right. She shuffles back into the living room, holding a pack of
cigarettes in her hand. She knows by now not to offer me any and
doesn't, lighting up a lone cigarette and throwing the pack onto the
coffee table. She sits on the arm of the sofa, hovering above me.

Monica looks at me expectantly, gestures with her cigarette for me to

Lea thinks, I sigh as I speak, that we're having an affair.

Monica hardly seems surprised. Her smoke gets in my eyes, stinging and
rancid but I want the pain, something physical and less cerebral to
hold onto.

Are we having an affair? she asks frankly. I stare at her for a moment,
as if she's out of her mind.

I've never *touched* you, Monica.

My voice is defensive, maybe a little too much.

I know, she says as she takes a drag, but where was this leading

Smoke floats out as she talks, a cloud surrounding her face and maybe
it's a good thing that I can't see her expression too clearly. If she's
kidding, then ha, joke's on me; but more likely she's not and I don't
know if I can deal with that.

I stare at the coke stain on my old sweats, trying to remember the last
time I washed them. Monica stubs out her cigarette in the plastic
ashtray on the table and her voice is more blunt than I'd like it to

John, I know you don't want to admit this, but ask yourself why you
came here, of all the places. Your wife kicks you out for having an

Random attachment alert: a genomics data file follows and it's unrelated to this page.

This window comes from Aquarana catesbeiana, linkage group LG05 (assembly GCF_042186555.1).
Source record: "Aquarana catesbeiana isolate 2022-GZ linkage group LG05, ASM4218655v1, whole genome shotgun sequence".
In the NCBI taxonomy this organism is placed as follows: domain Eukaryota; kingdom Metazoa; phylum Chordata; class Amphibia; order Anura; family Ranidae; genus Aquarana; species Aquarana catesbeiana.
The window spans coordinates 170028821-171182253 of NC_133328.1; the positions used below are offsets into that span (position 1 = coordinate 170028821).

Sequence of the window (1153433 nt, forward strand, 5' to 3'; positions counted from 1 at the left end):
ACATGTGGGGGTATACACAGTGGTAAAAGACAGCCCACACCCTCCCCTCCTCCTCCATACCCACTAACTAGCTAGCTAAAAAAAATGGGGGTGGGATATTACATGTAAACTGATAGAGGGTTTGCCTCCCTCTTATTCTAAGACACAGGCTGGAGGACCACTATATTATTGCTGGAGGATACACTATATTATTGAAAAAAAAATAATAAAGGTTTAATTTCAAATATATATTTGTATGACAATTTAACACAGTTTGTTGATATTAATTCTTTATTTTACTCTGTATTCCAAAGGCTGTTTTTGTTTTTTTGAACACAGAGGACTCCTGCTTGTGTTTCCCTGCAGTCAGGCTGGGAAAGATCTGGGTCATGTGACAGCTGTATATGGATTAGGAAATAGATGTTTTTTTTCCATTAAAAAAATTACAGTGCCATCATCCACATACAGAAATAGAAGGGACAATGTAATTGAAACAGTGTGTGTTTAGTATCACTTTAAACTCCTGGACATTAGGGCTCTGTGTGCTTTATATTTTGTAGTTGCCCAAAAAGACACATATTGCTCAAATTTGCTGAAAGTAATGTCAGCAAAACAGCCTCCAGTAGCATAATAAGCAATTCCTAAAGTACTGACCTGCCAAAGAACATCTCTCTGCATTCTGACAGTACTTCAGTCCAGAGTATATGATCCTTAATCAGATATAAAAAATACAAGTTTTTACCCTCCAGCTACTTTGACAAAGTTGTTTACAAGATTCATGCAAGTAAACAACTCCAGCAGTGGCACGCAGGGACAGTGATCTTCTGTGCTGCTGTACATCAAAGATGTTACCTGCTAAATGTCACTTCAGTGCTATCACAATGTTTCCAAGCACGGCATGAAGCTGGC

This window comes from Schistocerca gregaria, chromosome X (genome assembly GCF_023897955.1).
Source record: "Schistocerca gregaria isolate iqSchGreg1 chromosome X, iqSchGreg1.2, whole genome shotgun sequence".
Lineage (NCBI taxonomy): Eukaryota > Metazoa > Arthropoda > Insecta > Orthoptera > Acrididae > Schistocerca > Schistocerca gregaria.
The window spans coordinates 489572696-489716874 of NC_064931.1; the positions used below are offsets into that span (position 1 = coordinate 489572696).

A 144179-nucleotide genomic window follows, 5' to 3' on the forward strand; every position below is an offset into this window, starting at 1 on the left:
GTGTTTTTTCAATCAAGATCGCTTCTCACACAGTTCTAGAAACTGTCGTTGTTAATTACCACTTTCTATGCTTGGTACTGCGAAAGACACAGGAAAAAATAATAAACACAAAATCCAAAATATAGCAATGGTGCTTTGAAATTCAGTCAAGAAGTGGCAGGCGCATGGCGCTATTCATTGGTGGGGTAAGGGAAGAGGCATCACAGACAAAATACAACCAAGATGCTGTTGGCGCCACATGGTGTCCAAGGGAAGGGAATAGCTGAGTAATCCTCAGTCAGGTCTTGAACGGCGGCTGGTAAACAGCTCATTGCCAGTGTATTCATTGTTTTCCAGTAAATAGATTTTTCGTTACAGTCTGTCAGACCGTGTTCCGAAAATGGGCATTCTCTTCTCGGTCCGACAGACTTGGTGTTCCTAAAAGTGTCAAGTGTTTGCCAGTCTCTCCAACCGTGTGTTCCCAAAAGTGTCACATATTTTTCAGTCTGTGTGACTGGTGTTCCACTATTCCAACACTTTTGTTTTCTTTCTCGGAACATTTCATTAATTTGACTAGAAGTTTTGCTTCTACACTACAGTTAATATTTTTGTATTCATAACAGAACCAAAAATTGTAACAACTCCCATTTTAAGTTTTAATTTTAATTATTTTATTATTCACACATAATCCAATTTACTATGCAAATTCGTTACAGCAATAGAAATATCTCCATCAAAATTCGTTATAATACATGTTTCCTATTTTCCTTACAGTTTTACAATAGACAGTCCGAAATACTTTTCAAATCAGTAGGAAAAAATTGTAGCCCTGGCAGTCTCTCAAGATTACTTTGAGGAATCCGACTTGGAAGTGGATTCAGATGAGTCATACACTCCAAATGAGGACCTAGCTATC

affair with me and this is where you come back to?

Her logic is too accurate, too concise. I try to shrug my shoulders, to
show that what she's saying is having little effect on me, but I'm
frozen stiff. She places her warm hand on my shoulder, leaning in
closer to make sure that I hear what she says. Her breath is hot
against the side of my head, her soap smell filling my nose.

I'm not saying that what we have is love, she tells me with a small
smile. We're both too stubborn for that, I know.

I just shake my head, not refuting anything she's saying but trying to
shut her up. I'm not hearing this. Not this, not now.

But denial doesn't work with her like it does with Lea. I still hear
Monica's voice, telling me things I can't accept as truth because then
I would have to admit that I'm not as innocent of Lea's accusations as
I'd like to be.

Monica sighs as she pulls back from me. She says, It's probably not the
smartest thing for me to get involved with a co-worker, a married co-
worker while we're at it. And god knows you're going through more than
you can handle.

She pauses as if she's waiting for me to agree or something, but I
don't have anything to say. She continues.

John, all this emotional baggage that comes along with sleeping with
you - your wife, your dead son, your guilt - I know it all. And as
messed up as it is, I accept it all.

When she pauses again, it's not to wait for my answer but to turn away
from me and look out the window, into the black night. She sighs,
almost reluctant to go on but Monica has never been afraid to speak her

Without looking at me, she says quietly, Later, when this is all over
and you've gone back to Lea because I know you will, you'll blame this
on Luke, as much as you won't want to. You'll rationalize that whatever
you felt for me - sympathy, lust, compassion - was really because you
were so upset at what happened and you just couldn't deal with it any
other way.

I shake my head again but she ignores me. She turns back to me and
stares me dead straight in the eyes. Her voice is firm, not in a
commanding way but in a way that allows for no arguments.